Saturday, March 2, 2013

Orch. Dork Vacation, Part 3. The Chi Mei Collection

By Andy Fein, luthier at Fein Violins

Where is the world's largest collection of violin family instruments? Not the U.S., not Europe, not China, not Japan. Tainan, Taiwan hosts The Chi Mei Museum, showcasing the instrument collection of stringed instrument lover extraordinaire Shi Wen-Long.

Shi Wen-Long with one of his beloved violins

Mr. Shi grew up in poverty in southern Taiwan and has always loved music. Shi Wen-Long was a self taught, but very determined, violinist. Mr. Shi showed the same determination in building a petrochemical company, Chi Mei Group, into one of the largest petrochemical companies in the world. With that success, Mr. Shi has also become quite wealthy and has used his fortune to amass the world's largest collection of violin family instruments.

The 'Pawle' Stradivarius cello of 1730

Today, that collection has more than 450 violins, violas, and cellos. In the collection are beautiful examples of Stradivarius' work, including:

The 1722 Stradivarius violin played by Joachim, Elman and Suk

 the 'Pawle' cello of 1730; a violin of 1722 that bears the illustrious names of Joachim, Elman and Suk; and the 'Viotti Marie Hall' violin of 1709.

The 'Viotti, Marie Hall' Stradivarius violin, 1709

You will also find Ole Bull's 1744 Joseph Guarnerius del Gesu,

Ole Bull's 1744 Joseph Guarnerius del Gesu

 eight instruments by the early Brescian maker Giovanni Paolo Maggini (including the world's only Maggini quartet), and a host of other Stradivaris, Guarneris, Amatis, exquisite French bows, and great violins by makers from France, Milan, Venice and Cremona.

A Giovanni Paolo Maggini Cello, made in 1610
My favorite aspect of the Chi Mei collection is not the large amount of fine instruments they have accumulated, it is their generosity in loaning these great instruments to musicians and orchestras. It is wonderful that these great violins, violas, cellos, and bows are not silenced inside a glass case. They were made to be played. And many of them are! In fact, Chi Mei has become renowned as the the World's Most Generous Violin Lender. Before you get too excited, the lending is targeted (fittingly!) towards Taiwanese musical prodigies. But visiting soloists and orchestras have also borrowed instruments for performances in Taiwan. What a wonderful gift to the people and culture of Taiwan!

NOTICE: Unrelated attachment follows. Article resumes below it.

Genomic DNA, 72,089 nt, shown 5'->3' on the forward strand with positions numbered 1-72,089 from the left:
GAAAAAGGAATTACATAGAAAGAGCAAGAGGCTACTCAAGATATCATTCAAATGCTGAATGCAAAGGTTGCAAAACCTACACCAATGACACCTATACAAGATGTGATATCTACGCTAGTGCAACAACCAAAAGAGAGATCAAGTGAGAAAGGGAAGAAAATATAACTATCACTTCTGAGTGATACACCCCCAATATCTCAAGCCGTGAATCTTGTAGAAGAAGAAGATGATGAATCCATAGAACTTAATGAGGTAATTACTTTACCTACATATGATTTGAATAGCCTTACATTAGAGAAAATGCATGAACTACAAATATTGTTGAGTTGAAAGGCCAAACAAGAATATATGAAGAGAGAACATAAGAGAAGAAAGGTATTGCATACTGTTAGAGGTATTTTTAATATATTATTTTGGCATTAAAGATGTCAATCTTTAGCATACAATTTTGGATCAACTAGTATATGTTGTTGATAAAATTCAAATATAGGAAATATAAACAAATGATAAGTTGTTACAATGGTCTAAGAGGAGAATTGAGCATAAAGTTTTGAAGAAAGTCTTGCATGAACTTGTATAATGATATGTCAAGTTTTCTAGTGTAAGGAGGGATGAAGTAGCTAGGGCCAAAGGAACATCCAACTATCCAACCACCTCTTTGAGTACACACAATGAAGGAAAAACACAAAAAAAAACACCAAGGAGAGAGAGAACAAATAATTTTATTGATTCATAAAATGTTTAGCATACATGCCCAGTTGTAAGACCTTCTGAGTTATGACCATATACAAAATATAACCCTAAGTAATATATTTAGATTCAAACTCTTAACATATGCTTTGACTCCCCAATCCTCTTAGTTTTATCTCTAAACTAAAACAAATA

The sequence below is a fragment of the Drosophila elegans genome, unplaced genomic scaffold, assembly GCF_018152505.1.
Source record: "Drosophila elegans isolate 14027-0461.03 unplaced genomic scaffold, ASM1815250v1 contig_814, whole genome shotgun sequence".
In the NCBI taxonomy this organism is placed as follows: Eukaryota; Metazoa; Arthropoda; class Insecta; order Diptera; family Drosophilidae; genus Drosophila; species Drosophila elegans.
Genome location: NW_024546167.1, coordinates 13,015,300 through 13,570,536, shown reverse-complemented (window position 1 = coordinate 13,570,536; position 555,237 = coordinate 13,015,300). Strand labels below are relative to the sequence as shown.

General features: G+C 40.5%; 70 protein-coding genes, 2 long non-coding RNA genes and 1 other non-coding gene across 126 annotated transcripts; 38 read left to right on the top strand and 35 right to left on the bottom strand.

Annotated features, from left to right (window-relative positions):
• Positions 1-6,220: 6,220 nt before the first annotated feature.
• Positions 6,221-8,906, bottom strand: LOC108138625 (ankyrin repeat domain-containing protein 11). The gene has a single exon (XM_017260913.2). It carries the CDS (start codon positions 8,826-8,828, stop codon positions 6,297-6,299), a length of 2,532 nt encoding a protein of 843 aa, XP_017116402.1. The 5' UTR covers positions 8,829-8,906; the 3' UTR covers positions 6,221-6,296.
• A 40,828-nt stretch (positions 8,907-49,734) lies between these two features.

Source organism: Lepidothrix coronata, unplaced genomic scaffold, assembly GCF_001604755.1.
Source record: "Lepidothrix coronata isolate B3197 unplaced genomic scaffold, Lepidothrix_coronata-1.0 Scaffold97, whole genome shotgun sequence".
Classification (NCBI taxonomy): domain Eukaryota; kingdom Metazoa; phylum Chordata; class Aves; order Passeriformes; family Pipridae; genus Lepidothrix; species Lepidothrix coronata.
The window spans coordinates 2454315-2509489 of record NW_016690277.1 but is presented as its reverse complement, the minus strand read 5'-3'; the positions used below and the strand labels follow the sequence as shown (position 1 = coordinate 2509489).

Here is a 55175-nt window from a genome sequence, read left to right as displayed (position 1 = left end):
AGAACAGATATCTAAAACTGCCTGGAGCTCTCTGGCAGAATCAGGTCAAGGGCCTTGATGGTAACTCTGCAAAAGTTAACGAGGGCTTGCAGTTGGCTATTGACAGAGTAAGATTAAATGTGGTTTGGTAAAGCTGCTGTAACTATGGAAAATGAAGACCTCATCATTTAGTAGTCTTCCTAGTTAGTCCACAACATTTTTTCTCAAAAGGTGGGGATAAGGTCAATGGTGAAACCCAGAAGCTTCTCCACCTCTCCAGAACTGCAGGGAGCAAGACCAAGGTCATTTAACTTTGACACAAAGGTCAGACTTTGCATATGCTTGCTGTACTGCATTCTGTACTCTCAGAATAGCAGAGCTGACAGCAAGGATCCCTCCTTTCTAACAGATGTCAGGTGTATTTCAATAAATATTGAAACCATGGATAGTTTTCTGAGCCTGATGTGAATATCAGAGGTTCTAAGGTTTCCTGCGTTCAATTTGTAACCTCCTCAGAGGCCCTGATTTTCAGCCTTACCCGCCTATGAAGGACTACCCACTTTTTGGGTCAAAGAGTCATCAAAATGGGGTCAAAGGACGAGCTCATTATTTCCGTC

If you are planning a trip to The Chi Mei Museum to view and study these great violins, it's best to contact the museum directly to make sure the instruments that you want to see are on display. It would be a long trip from the U.S. or Europe to Taiwan only to find out some or all of the collection was not available for public viewing.

I really want to commend Shi Wen-Long and the people of Taiwan for collecting, sustaining, and loving such wonderful treasures of the violin world.

Andrea Amati violin, circa 1570
Many more images and recordings of these fine instruments can be found on some wonderful websites- The Digital Violin Archive of the Chi Mei Museum, The Legend of Italian Violin Archive of the Chi Mei Museum, and Digital Taiwan.

Two fine quality books with wonderful photographs and illustrations have been published by the Chi Mei Foundation- "The Chi Mei Collection of Fine Violins" and "Italian Violin Legend".

Scroll, Andrea Amati violin, circa 1570

Stradivarius violin, 1709 Viotti
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